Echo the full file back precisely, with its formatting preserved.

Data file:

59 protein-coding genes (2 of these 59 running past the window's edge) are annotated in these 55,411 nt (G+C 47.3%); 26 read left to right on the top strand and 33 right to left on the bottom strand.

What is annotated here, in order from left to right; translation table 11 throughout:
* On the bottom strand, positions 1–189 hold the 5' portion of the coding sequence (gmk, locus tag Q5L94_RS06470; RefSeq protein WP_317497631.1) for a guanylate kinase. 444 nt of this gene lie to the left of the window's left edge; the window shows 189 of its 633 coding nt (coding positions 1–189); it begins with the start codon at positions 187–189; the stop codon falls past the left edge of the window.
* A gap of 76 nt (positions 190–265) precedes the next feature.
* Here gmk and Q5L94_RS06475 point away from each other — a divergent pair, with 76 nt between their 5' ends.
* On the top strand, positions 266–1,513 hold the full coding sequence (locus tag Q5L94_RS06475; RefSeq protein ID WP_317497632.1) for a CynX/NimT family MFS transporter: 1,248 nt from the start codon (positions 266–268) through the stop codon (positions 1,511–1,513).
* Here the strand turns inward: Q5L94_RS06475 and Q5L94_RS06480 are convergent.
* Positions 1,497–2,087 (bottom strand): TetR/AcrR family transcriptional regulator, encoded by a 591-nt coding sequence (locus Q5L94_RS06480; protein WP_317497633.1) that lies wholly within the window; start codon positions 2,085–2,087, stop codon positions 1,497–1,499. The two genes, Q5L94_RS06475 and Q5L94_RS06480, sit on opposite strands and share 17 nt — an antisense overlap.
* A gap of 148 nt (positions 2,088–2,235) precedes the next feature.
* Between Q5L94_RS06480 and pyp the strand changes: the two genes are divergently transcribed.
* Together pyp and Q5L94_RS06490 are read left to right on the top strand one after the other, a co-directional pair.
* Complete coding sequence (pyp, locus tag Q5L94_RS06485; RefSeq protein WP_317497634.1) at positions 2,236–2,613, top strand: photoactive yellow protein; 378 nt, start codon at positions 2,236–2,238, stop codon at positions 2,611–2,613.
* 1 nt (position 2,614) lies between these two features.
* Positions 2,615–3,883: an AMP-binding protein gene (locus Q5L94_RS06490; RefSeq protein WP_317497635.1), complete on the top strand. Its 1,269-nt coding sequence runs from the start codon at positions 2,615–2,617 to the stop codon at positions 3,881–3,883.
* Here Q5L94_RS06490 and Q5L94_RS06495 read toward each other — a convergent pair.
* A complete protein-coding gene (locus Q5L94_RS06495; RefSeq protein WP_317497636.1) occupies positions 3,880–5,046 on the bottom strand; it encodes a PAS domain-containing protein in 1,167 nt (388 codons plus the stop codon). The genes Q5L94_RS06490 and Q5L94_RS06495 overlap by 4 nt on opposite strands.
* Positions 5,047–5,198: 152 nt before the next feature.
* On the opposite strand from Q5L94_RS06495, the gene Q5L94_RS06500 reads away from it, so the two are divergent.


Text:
59 protein-coding genes (2 of these 59 running past the window's edge) are annotated in these 55,411 nt (G+C 47.3%); 26 read left to right on the top strand and 33 right to left on the bottom strand.

What is annotated here, in order from left to right; translation table 11 throughout:
* On the bottom strand, positions 1–189 hold the 5' portion of the coding sequence (gmk, locus tag Q5L94_RS06470; RefSeq protein WP_317497631.1) for a guanylate kinase. 444 nt of this gene lie to the left of the window's left edge; the window shows 189 of its 633 coding nt (coding positions 1–189); it begins with the start codon at positions 187–189; the stop codon falls past the left edge of the window.
* A gap of 76 nt (positions 190–265) precedes the next feature.
* Here gmk and Q5L94_RS06475 point away from each other — a divergent pair, with 76 nt between their 5' ends.
* On the top strand, positions 266–1,513 hold the full coding sequence (locus tag Q5L94_RS06475; RefSeq protein ID WP_317497632.1) for a CynX/NimT family MFS transporter: 1,248 nt from the start codon (positions 266–268) through the stop codon (positions 1,511–1,513).
* Here the strand turns inward: Q5L94_RS06475 and Q5L94_RS06480 are convergent.
* Positions 1,497–2,087 (bottom strand): TetR/AcrR family transcriptional regulator, encoded by a 591-nt coding sequence (locus Q5L94_RS06480; protein WP_317497633.1) that lies wholly within the window; start codon positions 2,085–2,087, stop codon positions 1,497–1,499. The two genes, Q5L94_RS06475 and Q5L94_RS06480, sit on opposite strands and share 17 nt — an antisense overlap.
* A gap of 148 nt (positions 2,088–2,235) precedes the next feature.
* Between Q5L94_RS06480 and pyp the strand changes: the two genes are divergently transcribed.
* Together pyp and Q5L94_RS06490 are read left to right on the top strand one after the other, a co-directional pair.
* Complete coding sequence (pyp, locus tag Q5L94_RS06485; RefSeq protein WP_317497634.1) at positions 2,236–2,613, top strand: photoactive yellow protein; 378 nt, start codon at positions 2,236–2,238, stop codon at positions 2,611–2,613.
* 1 nt (position 2,614) lies between these two features.
* Positions 2,615–3,883: an AMP-binding protein gene (locus Q5L94_RS06490; RefSeq protein WP_317497635.1), complete on the top strand. Its 1,269-nt coding sequence runs from the start codon at positions 2,615–2,617 to the stop codon at positions 3,881–3,883.
* Here Q5L94_RS06490 and Q5L94_RS06495 read toward each other — a convergent pair.
* A complete protein-coding gene (locus Q5L94_RS06495; RefSeq protein WP_317497636.1) occupies positions 3,880–5,046 on the bottom strand; it encodes a PAS domain-containing protein in 1,167 nt (388 codons plus the stop codon). The genes Q5L94_RS06490 and Q5L94_RS06495 overlap by 4 nt on opposite strands.
* Positions 5,047–5,198: 152 nt before the next feature.
* On the opposite strand from Q5L94_RS06495, the gene Q5L94_RS06500 reads away from it, so the two are divergent.